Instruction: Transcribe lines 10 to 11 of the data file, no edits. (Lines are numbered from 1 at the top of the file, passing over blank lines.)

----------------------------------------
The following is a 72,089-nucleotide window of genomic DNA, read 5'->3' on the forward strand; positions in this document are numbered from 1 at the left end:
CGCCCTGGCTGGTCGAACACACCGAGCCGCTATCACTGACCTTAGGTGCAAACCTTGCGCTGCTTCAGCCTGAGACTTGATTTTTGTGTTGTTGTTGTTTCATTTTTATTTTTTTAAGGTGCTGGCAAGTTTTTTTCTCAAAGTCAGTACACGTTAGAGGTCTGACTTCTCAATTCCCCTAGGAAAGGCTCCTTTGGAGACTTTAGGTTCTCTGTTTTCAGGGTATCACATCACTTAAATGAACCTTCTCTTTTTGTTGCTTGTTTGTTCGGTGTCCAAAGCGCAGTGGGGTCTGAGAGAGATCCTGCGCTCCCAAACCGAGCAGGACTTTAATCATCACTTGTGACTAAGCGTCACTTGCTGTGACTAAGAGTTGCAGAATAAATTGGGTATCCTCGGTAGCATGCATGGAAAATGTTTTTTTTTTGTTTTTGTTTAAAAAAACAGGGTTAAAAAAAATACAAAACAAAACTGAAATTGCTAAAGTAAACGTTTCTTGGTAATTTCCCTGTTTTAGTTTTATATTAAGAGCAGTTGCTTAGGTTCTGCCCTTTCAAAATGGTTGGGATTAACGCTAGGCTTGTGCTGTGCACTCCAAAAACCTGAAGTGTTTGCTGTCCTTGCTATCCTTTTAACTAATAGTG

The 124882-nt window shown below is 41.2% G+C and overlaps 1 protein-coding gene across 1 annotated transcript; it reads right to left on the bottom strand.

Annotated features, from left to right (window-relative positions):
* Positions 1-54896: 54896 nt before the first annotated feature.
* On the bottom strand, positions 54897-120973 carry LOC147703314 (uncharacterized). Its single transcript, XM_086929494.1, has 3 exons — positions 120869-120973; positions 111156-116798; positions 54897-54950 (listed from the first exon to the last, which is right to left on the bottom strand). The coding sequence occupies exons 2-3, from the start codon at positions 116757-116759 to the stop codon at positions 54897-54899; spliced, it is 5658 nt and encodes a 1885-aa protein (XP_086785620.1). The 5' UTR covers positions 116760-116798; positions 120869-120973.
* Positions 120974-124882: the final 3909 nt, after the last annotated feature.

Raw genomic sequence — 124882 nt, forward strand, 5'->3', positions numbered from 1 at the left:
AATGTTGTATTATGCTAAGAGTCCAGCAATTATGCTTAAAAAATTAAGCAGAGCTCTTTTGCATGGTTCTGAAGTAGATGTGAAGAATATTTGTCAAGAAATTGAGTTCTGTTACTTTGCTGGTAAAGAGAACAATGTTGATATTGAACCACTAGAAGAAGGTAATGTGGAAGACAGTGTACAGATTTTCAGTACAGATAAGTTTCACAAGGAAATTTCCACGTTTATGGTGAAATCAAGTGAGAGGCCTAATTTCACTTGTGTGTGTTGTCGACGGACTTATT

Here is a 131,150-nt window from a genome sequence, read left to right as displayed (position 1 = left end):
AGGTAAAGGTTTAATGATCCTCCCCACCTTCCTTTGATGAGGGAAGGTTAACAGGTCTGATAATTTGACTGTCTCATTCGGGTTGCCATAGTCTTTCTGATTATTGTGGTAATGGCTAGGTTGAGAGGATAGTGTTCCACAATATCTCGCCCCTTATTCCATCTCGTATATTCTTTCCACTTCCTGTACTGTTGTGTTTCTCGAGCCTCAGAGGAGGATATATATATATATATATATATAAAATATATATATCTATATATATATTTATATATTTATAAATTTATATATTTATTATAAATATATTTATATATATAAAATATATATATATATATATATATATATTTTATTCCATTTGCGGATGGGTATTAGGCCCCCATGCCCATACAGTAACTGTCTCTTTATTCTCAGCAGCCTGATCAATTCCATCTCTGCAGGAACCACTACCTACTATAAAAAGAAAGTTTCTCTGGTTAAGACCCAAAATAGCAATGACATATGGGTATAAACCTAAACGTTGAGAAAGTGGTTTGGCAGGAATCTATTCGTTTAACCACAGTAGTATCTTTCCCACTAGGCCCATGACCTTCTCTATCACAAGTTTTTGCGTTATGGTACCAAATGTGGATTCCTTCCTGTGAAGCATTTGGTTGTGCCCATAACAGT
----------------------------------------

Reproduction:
Here is a 131,150-nt window from a genome sequence, read left to right as displayed (position 1 = left end):
AGGTAAAGGTTTAATGATCCTCCCCACCTTCCTTTGATGAGGGAAGGTTAACAGGTCTGATAATTTGACTGTCTCATTCGGGTTGCCATAGTCTTTCTGATTATTGTGGTAATGGCTAGGTTGAGAGGATAGTGTTCCACAATATCTCGCCCCTTATTCCATCTCGTATATTCTTTCCACTTCCTGTACTGTTGTGTTTCTCGAGCCTCAGAGGAGGATATATATATATATATATATATAAAATATATATATCTATATATATATTTATATATTTATAAATTTATATATTTATTATAAATATATTTATATATATAAAATATATATATATATATATATATATATTTTATTCCATTTGCGGATGGGTATTAGGCCCCCATGCCCATACAGTAACTGTCTCTTTATTCTCAGCAGCCTGATCAATTCCATCTCTGCAGGAACCACTACCTACTATAAAAAGAAAGTTTCTCTGGTTAAGACCCAAAATAGCAATGACATATGGGTATAAACCTAAACGTTGAGAAAGTGGTTTGGCAGGAATCTATTCGTTTAACCACAGTAGTATCTTTCCCACTAGGCCCATGACCTTCTCTATCACAAGTTTTTGCGTTATGGTACCAAATGTGGATTCCTTCCTGTGAAGCATTTGGTTGTGCCCATAACAGT